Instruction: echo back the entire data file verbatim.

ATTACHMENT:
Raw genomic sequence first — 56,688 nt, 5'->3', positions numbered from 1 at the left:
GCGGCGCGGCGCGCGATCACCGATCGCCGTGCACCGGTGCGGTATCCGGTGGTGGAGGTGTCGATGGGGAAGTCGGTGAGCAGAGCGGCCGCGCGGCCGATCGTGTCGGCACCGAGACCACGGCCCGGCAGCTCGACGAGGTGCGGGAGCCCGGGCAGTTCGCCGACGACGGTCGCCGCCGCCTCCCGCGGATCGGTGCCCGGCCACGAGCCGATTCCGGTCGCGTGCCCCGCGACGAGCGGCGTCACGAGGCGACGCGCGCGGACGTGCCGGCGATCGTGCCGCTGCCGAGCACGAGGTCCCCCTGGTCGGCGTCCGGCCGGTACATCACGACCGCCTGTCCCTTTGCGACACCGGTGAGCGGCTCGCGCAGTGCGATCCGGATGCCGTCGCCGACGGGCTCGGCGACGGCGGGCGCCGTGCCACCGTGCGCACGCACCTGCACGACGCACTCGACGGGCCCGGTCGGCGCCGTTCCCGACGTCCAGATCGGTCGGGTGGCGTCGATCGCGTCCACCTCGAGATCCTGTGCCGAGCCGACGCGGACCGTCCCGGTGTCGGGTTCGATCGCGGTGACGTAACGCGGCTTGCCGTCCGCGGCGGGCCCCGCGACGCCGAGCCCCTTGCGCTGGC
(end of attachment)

Raw genomic sequence first — 56,688 nt, 5'->3', positions numbered from 1 at the left:
GCGGCGCGGCGCGCGATCACCGATCGCCGTGCACCGGTGCGGTATCCGGTGGTGGAGGTGTCGATGGGGAAGTCGGTGAGCAGAGCGGCCGCGCGGCCGATCGTGTCGGCACCGAGACCACGGCCCGGCAGCTCGACGAGGTGCGGGAGCCCGGGCAGTTCGCCGACGACGGTCGCCGCCGCCTCCCGCGGATCGGTGCCCGGCCACGAGCCGATTCCGGTCGCGTGCCCCGCGACGAGCGGCGTCACGAGGCGACGCGCGCGGACGTGCCGGCGATCGTGCCGCTGCCGAGCACGAGGTCCCCCTGGTCGGCGTCCGGCCGGTACATCACGACCGCCTGTCCCTTTGCGACACCGGTGAGCGGCTCGCGCAGTGCGATCCGGATGCCGTCGCCGACGGGCTCGGCGACGGCGGGCGCCGTGCCACCGTGCGCACGCACCTGCACGACGCACTCGACGGGCCCGGTCGGCGCCGTTCCCGACGTCCAGATCGGTCGGGTGGCGTCGATCGCGTCCACCTCGAGATCCTGTGCCGAGCCGACGCGGACCGTCCCGGTGTCGGGTTCGATCGCGGTGACGTAACGCGGCTTGCCGTCCGCGGCGGGCCCCGCGACGCCGAGCCCCTTGCGCTGGC